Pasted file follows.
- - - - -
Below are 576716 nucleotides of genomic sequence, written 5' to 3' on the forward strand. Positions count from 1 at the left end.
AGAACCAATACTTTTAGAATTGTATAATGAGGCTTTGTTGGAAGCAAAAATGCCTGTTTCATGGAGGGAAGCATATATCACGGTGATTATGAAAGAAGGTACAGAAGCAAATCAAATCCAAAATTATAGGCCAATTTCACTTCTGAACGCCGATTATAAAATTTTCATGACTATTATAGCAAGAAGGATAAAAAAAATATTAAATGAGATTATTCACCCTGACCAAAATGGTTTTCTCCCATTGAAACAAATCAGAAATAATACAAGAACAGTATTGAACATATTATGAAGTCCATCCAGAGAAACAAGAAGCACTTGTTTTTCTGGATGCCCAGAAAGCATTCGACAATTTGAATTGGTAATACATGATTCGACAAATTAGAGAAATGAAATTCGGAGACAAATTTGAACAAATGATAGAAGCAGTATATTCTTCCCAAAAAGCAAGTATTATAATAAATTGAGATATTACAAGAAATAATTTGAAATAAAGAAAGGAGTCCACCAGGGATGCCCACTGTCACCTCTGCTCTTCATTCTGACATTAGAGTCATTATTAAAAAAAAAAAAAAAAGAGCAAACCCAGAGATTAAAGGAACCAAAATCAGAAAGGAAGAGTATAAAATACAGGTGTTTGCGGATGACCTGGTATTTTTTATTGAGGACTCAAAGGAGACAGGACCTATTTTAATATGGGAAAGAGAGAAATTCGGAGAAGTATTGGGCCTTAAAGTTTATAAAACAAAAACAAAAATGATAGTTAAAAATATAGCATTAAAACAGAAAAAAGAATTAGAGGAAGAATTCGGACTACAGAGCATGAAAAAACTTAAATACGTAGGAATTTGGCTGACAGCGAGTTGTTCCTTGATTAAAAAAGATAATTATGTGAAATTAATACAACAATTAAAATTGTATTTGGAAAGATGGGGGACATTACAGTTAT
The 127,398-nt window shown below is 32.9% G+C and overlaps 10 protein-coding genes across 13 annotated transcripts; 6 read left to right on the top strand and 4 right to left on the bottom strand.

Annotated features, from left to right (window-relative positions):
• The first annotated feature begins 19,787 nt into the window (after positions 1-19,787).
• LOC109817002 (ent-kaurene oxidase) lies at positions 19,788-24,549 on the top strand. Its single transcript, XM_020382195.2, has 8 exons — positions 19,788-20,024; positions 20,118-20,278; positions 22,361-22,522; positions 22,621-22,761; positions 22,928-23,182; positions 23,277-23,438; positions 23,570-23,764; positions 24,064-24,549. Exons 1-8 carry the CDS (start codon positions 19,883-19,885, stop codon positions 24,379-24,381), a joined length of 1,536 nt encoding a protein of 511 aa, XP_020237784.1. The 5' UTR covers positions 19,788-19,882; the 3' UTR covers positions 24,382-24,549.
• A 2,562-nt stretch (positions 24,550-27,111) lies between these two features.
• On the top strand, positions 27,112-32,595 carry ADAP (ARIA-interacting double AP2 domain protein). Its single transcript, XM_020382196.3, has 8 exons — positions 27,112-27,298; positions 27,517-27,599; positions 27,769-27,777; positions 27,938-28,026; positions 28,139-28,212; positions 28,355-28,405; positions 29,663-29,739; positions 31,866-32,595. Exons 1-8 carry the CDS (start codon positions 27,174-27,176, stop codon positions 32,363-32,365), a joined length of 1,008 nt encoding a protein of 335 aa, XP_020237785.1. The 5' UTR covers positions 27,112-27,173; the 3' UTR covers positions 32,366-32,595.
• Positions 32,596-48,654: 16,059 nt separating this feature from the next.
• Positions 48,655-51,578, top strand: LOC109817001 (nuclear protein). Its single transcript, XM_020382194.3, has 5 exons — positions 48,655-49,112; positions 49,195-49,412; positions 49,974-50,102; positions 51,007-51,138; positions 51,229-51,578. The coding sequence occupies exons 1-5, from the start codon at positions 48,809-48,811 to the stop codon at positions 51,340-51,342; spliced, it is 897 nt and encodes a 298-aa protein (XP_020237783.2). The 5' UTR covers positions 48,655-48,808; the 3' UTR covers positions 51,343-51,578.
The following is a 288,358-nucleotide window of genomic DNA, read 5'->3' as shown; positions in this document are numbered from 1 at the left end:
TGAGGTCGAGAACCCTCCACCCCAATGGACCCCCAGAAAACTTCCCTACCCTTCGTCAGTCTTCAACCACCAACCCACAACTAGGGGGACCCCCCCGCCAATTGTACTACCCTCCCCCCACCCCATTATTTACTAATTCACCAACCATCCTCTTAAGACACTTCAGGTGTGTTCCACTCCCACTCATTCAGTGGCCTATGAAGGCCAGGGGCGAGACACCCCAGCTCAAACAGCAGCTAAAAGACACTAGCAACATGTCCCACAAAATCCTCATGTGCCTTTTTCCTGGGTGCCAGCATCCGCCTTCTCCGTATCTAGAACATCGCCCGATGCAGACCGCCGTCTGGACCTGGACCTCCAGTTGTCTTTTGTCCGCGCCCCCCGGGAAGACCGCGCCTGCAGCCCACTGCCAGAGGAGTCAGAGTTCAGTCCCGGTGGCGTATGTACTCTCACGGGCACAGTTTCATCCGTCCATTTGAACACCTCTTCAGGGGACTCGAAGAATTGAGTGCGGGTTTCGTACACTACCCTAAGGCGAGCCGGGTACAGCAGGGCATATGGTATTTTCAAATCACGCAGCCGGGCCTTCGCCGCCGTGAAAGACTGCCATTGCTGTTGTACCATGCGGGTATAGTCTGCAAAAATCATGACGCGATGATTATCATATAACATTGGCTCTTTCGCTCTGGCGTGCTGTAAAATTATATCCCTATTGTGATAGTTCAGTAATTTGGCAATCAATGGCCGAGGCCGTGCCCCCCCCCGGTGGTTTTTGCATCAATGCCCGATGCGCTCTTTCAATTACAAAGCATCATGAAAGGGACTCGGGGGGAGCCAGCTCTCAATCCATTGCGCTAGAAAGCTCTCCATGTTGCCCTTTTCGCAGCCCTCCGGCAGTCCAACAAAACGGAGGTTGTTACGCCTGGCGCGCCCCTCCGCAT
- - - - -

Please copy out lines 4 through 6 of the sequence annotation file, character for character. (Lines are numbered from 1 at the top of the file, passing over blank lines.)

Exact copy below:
Annotated features, from left to right (window-relative positions):
• The first annotated feature begins 19,787 nt into the window (after positions 1-19,787).
• LOC109817002 (ent-kaurene oxidase) lies at positions 19,788-24,549 on the top strand. Its single transcript, XM_020382195.2, has 8 exons — positions 19,788-20,024; positions 20,118-20,278; positions 22,361-22,522; positions 22,621-22,761; positions 22,928-23,182; positions 23,277-23,438; positions 23,570-23,764; positions 24,064-24,549. Exons 1-8 carry the CDS (start codon positions 19,883-19,885, stop codon positions 24,379-24,381), a joined length of 1,536 nt encoding a protein of 511 aa, XP_020237784.1. The 5' UTR covers positions 19,788-19,882; the 3' UTR covers positions 24,382-24,549.